Nancy Kress on “Inertia” from WASTELANDS
Epidemics have always interested me. Like other inherently dramatic situations, they call forth both the best and the worst in everyone involved. In 1990, when I wrote “Inertia,” there were a million people infected with HIV in North America alone, with 200,000 confirmed cases of AIDS. Dire articles and fiction predicted that victims would be interred in quarantine camps. I didn’t believe that (and it didn’t happen), but the situation did start me wondering: What kind of epidemic, with what transmission mode, would result in quarantine camps? And how might everyone react to that? The result was “Inertia,” which ended up being less about disease than about love.
Elizabeth Bear on her story “And the Deep Blue Sea” from WASTELANDS
I wrote this story when I lived in Nevada. It was inspired by the bleak, blasted, endless desert highways; the ghost cities of Rhyolite and Goldfield; the killing distances of the Mojave. I have made the trip Harry takes in this story, although I did it in the relative safety of a car, and any ill-considered bargains I may have made did not involve devils.
Dale Bailey on his story “The End of the World as We Know It” from WASTELANDS
This story began as an attempt to answer the question of why post-apocalyptic stories are so popular and quickly became a meta-exploration of other questions. Don’t apocalypses occur all the time, on a small-scale personal level? And what is the role of a purportedly just God – if there is a God –in all this?
David Grigg on his story “A Song Before Sunset” from WASTELANDS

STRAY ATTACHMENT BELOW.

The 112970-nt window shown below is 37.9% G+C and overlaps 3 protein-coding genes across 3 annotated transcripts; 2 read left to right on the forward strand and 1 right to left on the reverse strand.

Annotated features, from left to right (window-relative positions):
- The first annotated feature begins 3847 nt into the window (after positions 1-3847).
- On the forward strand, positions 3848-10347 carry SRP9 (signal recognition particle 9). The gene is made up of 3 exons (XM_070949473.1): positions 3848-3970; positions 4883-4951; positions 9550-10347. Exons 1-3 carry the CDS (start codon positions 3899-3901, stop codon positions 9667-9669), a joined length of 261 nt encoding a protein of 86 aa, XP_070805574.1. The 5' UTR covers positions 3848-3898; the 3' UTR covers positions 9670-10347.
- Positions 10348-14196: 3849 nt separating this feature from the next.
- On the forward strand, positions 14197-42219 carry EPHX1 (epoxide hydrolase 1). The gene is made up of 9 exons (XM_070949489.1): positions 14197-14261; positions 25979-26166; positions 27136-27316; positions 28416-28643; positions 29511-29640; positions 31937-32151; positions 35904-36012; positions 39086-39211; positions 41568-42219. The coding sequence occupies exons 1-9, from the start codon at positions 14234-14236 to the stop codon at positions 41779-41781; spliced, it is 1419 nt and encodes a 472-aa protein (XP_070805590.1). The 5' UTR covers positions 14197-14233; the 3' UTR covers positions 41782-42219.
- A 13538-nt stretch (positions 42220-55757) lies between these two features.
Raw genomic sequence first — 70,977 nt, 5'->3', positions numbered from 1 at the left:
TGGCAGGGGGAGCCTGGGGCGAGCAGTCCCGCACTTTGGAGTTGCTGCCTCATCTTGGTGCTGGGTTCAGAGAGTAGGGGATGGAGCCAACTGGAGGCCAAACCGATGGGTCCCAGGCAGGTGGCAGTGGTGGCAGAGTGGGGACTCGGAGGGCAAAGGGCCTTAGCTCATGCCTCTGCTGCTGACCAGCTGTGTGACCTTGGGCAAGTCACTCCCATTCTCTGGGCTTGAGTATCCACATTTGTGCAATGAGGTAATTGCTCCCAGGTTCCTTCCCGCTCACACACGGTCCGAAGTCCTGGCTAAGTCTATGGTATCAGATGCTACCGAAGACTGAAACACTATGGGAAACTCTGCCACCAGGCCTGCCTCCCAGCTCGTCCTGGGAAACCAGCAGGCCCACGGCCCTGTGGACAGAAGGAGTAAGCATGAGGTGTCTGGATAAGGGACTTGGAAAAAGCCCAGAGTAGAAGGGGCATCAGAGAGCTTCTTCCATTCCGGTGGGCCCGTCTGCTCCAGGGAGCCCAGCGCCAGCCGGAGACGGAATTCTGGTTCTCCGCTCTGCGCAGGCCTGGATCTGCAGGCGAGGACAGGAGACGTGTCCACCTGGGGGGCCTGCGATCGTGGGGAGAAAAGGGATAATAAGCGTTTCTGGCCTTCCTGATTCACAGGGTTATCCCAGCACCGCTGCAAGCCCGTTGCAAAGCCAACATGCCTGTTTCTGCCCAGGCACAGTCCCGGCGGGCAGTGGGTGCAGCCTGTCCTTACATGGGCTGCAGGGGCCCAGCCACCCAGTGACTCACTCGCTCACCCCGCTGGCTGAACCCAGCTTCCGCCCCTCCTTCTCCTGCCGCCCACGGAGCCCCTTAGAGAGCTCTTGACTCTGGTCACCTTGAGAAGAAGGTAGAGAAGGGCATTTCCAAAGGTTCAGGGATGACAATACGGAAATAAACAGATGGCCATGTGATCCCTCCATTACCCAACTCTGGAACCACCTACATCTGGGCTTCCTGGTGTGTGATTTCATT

This short story is very special to me as it was the first story of mine to be published professionally. I’m also very fond of the character I created for it – the aged concert pianist in a post-apocalyptic world which has lost almost all of its culture. I wrote it originally for a writer’s workshop run by Lee Harding at a science fiction convention in 1974. It was declared the joint winner of the associated competition, and then selected for inclusion in Lee’s anthology “Beyond Tomorrow” together with those from some very well known names in the field.
Jack McDevitt on his story “Never Despair” from WASTELANDS
“Never Despair” is taken from a 1998 post-apocalyptic novel, Eternity Road. Our high-tech civilization has gone away, and a few survivors need someone to lift their spirits and give them reason to believe. Who better than a virtual Winston Churchill?
Jerry Oltion on his story “Judgement passed” from WASTELANDS
From an agnostic perspective, the world would be a better place if religion would just take a holiday. With that in mind, you could consider ‘Judgment Passed’ to be a wish-fulfillment apocalypse.
M. Rickert on “Bread and Bombs” from WASTELANDS
I wrote “Bread and Bombs” in response to 9-11; or maybe it would be more accurate to say I wrote it in response to our country’s actions after that attack. It could just as easily be called All my Fears for our Children.
Neal Barret, Jr – “Ginny Sweethips’ Flying Circus” from WASTELANDS
The end of civilization will bring about some truly bad moments. I felt that “Ginny” might show that there’s a bit of fun left even when the show’s over.
Richard Kadrey – “Still Life with Apocalypse” from WASTELANDS
“Still Life With Apocalypse” is a snapshot of the end of the world. A moment in time when there’s so little time left. It’s meant more as a quiet meditation on the end times than a grand statement. Every apocalypse is different and the end of the world is about as personal as you can get.